How to budget with the envelope method

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If you struggle to make your money last until payday, you certainly aren't alone. Millions of us across the UK have the same money worries as we head towards the end of the month, ie. there isn't enough in the bank account to cover the money going out.

There are loads of different budgeting tools that you can try to use to keep yourself in the black, with a host of smartphone apps designed specifically for that purpose.

But one more rudimentary, though potentially more effective, technique comes from the tactic of envelope budgeting. So what is envelope budgeting and how does it work?

Keeping to cash

The first step is to work out how much money you have left after the essential bills - the mortgage or rent, the council tax and water bill for example - are accounted for.

Once you have an idea of how much disposable cash you have, then you can work out a few categories for your spending - things like money for socialising, for clothing or to cover your food shopping.

Next, try to determine how much you are going to budget for spending in each category and write out an envelope for each. After your next payday, you put that allotted amount for that category into its own envelope.

The idea is that you then only spend in cash, using the money in those designated envelopes. Once the money is gone, it's gone - you can't overspend if you don't have that money at your disposal.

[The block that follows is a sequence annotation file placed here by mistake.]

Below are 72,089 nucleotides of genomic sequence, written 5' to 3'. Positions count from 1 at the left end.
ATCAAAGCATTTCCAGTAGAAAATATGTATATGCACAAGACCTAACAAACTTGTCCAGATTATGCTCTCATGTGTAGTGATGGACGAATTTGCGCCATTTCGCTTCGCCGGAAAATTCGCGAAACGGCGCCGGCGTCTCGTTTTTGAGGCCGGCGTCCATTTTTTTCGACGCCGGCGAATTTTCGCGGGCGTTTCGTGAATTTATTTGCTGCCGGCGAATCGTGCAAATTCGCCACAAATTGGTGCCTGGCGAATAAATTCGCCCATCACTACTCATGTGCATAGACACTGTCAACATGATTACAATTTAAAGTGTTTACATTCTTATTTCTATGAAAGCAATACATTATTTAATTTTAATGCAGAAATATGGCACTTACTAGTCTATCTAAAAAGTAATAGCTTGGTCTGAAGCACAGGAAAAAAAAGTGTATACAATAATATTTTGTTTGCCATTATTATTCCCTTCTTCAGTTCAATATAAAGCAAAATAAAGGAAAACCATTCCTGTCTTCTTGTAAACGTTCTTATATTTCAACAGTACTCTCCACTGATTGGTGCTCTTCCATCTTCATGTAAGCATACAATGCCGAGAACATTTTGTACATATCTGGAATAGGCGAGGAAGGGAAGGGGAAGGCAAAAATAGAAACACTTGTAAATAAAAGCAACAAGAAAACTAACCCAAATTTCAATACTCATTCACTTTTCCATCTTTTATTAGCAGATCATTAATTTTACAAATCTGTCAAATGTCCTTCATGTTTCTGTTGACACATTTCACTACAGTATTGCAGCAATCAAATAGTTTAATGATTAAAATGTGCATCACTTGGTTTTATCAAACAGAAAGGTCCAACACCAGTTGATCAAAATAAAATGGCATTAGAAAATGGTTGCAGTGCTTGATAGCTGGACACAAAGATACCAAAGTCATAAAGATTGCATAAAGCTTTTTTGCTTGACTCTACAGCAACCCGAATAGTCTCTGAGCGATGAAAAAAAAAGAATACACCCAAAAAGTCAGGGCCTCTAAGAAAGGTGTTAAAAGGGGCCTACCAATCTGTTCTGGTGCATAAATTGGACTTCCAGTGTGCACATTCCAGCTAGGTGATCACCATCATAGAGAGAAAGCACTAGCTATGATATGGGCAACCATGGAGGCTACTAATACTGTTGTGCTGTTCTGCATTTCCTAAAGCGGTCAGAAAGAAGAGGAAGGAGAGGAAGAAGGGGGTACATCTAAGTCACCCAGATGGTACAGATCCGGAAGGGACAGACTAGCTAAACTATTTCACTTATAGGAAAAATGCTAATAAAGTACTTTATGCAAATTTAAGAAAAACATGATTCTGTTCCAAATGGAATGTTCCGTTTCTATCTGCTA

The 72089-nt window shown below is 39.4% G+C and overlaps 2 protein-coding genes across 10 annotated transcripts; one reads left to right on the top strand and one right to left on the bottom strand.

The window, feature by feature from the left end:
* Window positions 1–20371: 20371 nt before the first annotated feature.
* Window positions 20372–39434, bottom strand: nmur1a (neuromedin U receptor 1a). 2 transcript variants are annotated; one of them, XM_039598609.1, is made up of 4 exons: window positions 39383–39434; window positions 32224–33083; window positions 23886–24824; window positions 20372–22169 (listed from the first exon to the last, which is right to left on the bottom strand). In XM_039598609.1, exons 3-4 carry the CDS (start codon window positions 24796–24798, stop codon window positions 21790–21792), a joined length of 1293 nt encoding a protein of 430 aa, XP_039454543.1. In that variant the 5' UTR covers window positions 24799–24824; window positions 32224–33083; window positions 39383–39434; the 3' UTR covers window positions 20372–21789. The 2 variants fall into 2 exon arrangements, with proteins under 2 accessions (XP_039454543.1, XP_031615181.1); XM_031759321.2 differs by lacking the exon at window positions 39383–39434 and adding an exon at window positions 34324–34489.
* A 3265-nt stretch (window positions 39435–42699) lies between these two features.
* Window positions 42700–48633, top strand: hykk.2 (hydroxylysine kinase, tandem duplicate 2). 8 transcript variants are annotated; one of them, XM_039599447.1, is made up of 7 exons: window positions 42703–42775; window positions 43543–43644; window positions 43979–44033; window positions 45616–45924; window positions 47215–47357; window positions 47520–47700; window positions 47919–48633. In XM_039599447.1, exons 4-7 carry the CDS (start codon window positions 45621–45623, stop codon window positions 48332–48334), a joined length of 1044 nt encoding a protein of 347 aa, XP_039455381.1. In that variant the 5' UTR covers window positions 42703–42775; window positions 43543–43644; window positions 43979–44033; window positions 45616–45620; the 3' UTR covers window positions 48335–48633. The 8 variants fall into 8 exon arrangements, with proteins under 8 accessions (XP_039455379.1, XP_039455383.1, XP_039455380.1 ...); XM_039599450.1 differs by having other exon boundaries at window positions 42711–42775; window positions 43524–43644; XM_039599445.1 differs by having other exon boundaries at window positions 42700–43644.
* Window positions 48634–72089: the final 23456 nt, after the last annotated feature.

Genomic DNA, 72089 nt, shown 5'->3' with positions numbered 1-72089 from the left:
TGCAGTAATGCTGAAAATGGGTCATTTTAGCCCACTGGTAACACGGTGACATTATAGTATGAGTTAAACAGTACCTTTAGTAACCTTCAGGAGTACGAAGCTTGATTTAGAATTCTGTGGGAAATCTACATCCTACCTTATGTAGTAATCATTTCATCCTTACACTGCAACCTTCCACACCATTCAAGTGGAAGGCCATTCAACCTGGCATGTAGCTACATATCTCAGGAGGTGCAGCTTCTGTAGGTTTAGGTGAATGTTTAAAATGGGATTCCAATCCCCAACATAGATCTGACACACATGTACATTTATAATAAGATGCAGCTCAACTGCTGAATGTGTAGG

Benefits to the envelope method

  • Physical, tangible way of handling your budgeting. Rather than simply worrying about fairly abstract numbers on your statement, you can see precisely how much money you have for each area and can't really hide from the fact that when it's gone, it's gone.
  • Doing everything in cash cuts out the risk of falling into an overdraft or missing repayments on your credit cards, which can only be good news too.

Considerations with going cash-only

  • You have to plan carefully to ensure you have the cash with you to cover expenses. You might have budgeted for a meal out, and have the money spare to do it, but there's no chance of going for that meal on the spur of the moment without a trip home to get the envelope first.

  • Online shopping and cash don't mix. However, if you are the sort of person who wants to cut back on their online spending then this budgeting method could be for you.

  • Using a credit card responsibly means you will build up a good credit file, which improves your chances of being offered the best deals on finance, loans and mortgages when the time comes. You miss out on this opportunity by solely relying on your envelope of cash.

Take the envelope approach but try an app

The envelope budget is great for getting into the right mindset and developing good habits but it has its restrictions.

A more practical approach might be trying apps which take the same mentality of the envelope budgeting method, by separating your money based on how you plan to spend it.

A good example here is Monzo, who allow you to divide your money up into 'pots' for different purposes. You can have plenty of different pots, all for different purposes, but also see how much you have overall in one simple place.

Alternatively there's Loot, a rival budgeting app which allows you to set a series of 'LootGoals' which you can devote your cash towards as and when you have it to spare.

These apps are a much more practical way of embracing envelope budgeting, but in a way that won't ultimately cost you money, damage your credit rating or prevent you from occasionally acting impulsively.